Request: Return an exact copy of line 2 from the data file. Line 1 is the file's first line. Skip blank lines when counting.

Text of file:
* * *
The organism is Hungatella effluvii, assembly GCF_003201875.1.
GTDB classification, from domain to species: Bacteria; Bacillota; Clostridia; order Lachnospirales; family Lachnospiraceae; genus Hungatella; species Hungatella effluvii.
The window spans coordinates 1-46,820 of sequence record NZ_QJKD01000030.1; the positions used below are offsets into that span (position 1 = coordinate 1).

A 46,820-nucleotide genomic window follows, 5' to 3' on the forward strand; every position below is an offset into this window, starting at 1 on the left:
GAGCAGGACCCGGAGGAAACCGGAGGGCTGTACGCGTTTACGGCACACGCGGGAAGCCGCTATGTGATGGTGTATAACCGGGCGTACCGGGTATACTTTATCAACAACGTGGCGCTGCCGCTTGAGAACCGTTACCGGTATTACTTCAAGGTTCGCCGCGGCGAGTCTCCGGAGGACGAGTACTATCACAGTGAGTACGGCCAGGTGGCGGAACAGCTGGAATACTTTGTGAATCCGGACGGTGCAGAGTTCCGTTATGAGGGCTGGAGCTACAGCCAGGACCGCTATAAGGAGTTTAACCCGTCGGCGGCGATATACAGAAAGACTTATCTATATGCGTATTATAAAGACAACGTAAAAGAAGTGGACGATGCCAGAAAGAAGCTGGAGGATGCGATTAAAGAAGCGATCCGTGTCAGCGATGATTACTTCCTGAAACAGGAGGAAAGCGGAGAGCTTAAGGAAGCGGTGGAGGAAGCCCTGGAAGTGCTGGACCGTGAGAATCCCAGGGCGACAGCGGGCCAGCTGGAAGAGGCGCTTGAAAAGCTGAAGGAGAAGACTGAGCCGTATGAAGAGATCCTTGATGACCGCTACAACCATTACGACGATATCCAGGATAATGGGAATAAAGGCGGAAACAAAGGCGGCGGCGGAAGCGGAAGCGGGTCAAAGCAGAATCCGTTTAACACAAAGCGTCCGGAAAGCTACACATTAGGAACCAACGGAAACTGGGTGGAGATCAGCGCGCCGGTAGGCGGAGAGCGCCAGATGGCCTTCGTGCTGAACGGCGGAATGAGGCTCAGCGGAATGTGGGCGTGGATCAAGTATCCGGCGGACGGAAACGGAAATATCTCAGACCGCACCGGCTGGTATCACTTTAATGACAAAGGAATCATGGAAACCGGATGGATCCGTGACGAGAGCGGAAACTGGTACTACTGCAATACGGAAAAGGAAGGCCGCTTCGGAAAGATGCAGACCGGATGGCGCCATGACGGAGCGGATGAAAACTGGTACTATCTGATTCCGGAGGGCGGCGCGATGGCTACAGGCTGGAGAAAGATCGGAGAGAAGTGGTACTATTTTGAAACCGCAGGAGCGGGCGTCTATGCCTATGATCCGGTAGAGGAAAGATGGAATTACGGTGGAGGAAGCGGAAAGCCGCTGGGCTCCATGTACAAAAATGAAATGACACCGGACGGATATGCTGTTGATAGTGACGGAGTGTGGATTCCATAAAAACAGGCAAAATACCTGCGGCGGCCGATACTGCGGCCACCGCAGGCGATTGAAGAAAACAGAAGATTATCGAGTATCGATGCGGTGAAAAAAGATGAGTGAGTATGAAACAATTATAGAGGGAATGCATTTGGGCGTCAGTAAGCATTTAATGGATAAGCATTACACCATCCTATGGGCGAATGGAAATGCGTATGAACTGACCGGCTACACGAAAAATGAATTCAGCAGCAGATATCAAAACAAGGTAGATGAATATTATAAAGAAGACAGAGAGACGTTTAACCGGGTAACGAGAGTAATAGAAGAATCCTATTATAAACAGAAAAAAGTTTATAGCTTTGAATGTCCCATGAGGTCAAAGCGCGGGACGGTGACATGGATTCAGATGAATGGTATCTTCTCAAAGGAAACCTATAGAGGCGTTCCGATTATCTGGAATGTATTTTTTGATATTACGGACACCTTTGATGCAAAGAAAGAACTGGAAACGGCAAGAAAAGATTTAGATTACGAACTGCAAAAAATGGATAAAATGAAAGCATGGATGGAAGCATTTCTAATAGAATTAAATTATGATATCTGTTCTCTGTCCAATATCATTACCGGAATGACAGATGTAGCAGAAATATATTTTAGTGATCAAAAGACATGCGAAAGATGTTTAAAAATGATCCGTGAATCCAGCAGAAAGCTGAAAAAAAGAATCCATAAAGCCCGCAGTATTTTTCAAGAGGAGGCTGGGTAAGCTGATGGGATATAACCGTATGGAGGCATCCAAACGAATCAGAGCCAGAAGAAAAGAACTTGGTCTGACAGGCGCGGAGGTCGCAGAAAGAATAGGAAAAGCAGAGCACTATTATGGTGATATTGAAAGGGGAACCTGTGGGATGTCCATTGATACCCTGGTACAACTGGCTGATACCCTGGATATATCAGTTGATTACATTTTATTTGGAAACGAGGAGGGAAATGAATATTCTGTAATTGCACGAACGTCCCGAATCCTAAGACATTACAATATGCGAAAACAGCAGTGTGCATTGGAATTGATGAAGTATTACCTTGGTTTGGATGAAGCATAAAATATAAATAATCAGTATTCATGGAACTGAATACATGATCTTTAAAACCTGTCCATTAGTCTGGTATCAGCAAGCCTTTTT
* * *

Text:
GTDB classification, from domain to species: Bacteria; Bacillota; Clostridia; order Lachnospirales; family Lachnospiraceae; genus Hungatella; species Hungatella effluvii.